None of my dungeons are flat. I always have things for people to jump off or fall into. But if you’re laying out a top down view it can be tricky to show elevation on a map.
This is a quick tutorial covering the steps I take when laying out and drawing a cave map. Continue reading “How to Draw a Cave”
This was an old sketch with ballpoint pen in the back of a pad of paper. Recently I pulled this into photoshop to do a little tidying up, and ended up adding a touch of colour and shade.
One of the wonderful side effects of living in New York is the chance to run into great people from Tor.com. I’m now part of a semi-regular D&D game, and I draw the party dungeon maps.
Today, a quick tour of one of the hidden gems of Photoshop – especially for building and structure mapping: The Grid.
How do you take a dungeon map like this one from the previous tutorial and add colour? An isometric map is a little trickier than a top down map. Without a solid edge to use as a selection, we can’t use the tricks we use for top down dungeon maps. Instead I colour by hand. It’s not that hard – here’s the steps I use.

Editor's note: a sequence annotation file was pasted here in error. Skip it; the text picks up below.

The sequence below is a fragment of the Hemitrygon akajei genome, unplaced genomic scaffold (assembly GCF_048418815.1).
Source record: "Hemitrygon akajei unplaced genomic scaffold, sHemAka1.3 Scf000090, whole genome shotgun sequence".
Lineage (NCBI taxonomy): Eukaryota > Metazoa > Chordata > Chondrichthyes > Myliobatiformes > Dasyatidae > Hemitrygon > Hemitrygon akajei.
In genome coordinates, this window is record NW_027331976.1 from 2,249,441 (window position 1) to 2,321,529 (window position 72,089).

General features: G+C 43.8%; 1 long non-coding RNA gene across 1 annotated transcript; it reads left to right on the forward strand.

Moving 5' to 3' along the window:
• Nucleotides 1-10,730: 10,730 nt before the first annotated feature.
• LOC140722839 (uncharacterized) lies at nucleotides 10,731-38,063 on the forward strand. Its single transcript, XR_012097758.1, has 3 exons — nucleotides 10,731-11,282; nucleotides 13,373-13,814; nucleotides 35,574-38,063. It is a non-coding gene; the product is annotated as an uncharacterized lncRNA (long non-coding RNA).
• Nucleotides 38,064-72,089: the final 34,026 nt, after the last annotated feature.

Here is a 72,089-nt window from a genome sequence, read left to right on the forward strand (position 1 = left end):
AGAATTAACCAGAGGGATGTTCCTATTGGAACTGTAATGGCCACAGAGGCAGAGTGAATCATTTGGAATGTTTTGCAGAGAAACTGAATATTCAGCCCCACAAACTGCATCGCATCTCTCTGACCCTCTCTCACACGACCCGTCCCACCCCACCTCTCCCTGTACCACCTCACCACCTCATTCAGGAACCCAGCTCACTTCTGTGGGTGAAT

A couple of weeks ago I posted the world map for Lannithir, for the Illfrost adventure arc for Illusionary Press. The first adventure for the world of Illfrost is out now and I created the tactical battlemaps for it – and now I can show them off!
(more maps after the jump) Continue reading “A Temple of an Ancient Evil”
This week it’s all about the dungeon, and I’ve been covering ways of creating dungeon maps without actually drawing anything. These tips should work whether you’re a natural doodler or you think pencils are the devil incarnate.